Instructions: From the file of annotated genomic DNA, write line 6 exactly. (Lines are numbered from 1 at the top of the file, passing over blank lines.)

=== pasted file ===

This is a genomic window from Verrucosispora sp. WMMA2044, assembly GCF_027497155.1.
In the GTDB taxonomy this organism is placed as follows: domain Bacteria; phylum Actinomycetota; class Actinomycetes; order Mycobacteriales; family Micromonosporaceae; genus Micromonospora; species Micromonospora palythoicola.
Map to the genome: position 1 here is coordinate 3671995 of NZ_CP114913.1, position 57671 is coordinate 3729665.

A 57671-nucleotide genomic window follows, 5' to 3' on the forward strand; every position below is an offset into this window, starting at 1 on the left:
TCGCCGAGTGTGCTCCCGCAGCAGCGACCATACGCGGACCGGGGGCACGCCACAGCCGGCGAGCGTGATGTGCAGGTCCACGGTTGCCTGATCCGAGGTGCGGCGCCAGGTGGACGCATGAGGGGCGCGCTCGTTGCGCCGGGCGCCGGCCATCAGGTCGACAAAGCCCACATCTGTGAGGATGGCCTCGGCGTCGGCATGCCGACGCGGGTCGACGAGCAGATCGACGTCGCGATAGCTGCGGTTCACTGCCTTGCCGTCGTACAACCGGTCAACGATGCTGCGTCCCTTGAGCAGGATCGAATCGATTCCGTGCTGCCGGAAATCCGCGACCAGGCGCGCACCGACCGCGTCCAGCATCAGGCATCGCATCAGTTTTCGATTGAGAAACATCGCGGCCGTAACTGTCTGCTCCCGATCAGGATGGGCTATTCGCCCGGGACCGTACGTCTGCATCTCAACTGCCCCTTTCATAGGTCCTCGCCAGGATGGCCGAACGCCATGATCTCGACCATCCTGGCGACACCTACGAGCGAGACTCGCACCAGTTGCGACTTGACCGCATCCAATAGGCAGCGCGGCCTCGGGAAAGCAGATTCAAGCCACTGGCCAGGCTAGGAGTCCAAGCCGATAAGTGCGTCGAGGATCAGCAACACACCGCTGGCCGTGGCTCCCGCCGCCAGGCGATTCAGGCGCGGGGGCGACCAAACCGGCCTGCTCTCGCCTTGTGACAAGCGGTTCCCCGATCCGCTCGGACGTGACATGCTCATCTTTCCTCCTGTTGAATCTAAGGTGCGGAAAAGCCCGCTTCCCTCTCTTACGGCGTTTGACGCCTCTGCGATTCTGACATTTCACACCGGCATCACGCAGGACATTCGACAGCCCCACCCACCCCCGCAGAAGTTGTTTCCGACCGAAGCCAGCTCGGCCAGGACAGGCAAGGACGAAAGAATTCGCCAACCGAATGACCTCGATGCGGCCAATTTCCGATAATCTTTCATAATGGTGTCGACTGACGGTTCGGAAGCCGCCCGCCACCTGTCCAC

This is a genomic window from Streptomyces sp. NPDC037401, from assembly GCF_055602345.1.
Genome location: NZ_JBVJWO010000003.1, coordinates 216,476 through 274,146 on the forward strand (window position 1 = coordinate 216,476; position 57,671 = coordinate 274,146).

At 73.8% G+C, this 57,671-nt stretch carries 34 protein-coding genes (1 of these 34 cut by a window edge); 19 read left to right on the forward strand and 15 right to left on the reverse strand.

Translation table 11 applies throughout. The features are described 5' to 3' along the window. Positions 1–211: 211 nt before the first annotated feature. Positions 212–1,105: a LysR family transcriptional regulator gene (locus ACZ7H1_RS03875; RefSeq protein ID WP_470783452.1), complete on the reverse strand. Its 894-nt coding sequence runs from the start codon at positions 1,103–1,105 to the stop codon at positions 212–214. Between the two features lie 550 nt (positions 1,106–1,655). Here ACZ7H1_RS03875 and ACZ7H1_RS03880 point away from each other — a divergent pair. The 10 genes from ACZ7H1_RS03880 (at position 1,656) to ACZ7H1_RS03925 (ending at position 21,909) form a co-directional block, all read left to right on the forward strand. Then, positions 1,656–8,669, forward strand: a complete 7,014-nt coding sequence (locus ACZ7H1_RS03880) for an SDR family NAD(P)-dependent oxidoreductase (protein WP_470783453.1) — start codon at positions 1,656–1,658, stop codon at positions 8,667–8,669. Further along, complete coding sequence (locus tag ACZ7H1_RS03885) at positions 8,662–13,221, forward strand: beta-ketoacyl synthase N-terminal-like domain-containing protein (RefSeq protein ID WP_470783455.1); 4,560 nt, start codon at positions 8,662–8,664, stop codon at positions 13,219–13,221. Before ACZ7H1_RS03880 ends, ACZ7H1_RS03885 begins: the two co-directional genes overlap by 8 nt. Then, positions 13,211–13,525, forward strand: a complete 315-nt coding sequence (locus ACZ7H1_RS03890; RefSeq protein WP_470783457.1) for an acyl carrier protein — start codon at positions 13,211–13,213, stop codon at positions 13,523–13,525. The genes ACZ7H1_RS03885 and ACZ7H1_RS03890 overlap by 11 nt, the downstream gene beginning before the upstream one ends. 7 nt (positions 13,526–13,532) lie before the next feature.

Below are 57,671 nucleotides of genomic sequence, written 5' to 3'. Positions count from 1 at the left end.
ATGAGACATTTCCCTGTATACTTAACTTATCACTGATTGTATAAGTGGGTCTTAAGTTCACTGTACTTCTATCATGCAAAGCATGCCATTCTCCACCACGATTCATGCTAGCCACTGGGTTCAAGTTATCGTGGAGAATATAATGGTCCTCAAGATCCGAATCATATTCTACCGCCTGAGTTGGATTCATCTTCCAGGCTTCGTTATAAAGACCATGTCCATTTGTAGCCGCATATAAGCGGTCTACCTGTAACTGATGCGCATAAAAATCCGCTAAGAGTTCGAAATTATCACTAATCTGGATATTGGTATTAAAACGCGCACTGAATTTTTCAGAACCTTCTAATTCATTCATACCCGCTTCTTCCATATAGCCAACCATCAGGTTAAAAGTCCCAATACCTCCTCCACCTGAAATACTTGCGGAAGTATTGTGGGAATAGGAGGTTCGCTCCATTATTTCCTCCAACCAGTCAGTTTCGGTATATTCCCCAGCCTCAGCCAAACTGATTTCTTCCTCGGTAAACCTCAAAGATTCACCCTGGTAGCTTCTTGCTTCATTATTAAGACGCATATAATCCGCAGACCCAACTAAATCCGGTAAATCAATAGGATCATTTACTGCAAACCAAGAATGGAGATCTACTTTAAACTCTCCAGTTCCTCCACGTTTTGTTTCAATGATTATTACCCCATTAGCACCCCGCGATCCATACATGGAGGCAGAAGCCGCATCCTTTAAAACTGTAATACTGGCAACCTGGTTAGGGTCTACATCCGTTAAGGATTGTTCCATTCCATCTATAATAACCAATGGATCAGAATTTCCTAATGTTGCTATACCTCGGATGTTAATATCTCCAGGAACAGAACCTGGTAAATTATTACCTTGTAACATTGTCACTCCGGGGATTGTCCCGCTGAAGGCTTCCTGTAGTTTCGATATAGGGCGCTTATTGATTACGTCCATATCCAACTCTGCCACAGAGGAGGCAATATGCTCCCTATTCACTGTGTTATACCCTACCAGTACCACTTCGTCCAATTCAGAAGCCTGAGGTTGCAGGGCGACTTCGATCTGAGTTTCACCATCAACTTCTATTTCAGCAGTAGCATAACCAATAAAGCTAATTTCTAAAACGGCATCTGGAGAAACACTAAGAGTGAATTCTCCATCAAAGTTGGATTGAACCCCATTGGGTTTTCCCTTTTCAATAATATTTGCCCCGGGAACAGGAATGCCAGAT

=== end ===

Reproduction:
This is a genomic window from Streptomyces sp. NPDC037401, from assembly GCF_055602345.1.